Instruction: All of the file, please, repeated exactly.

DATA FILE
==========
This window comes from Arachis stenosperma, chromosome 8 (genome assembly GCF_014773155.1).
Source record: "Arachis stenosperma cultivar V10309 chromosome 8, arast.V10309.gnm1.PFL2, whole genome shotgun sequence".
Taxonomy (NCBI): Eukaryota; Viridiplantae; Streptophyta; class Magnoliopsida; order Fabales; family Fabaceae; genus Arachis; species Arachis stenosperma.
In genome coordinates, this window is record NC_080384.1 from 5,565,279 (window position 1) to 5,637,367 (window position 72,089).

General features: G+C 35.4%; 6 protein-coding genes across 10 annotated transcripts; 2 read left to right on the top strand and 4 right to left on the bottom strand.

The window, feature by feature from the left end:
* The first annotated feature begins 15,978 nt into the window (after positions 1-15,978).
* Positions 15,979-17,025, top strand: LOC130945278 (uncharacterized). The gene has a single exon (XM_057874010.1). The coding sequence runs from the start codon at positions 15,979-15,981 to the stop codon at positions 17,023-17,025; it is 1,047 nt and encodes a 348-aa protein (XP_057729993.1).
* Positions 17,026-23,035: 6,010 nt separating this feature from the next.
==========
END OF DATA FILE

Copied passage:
This window comes from Arachis stenosperma, chromosome 8 (genome assembly GCF_014773155.1).
Source record: "Arachis stenosperma cultivar V10309 chromosome 8, arast.V10309.gnm1.PFL2, whole genome shotgun sequence".
Taxonomy (NCBI): Eukaryota; Viridiplantae; Streptophyta; class Magnoliopsida; order Fabales; family Fabaceae; genus Arachis; species Arachis stenosperma.
In genome coordinates, this window is record NC_080384.1 from 5,565,279 (window position 1) to 5,637,367 (window position 72,089).

General features: G+C 35.4%; 6 protein-coding genes across 10 annotated transcripts; 2 read left to right on the top strand and 4 right to left on the bottom strand.

The window, feature by feature from the left end:
* The first annotated feature begins 15,978 nt into the window (after positions 1-15,978).
* Positions 15,979-17,025, top strand: LOC130945278 (uncharacterized). The gene has a single exon (XM_057874010.1). The coding sequence runs from the start codon at positions 15,979-15,981 to the stop codon at positions 17,023-17,025; it is 1,047 nt and encodes a 348-aa protein (XP_057729993.1).
* Positions 17,026-23,035: 6,010 nt separating this feature from the next.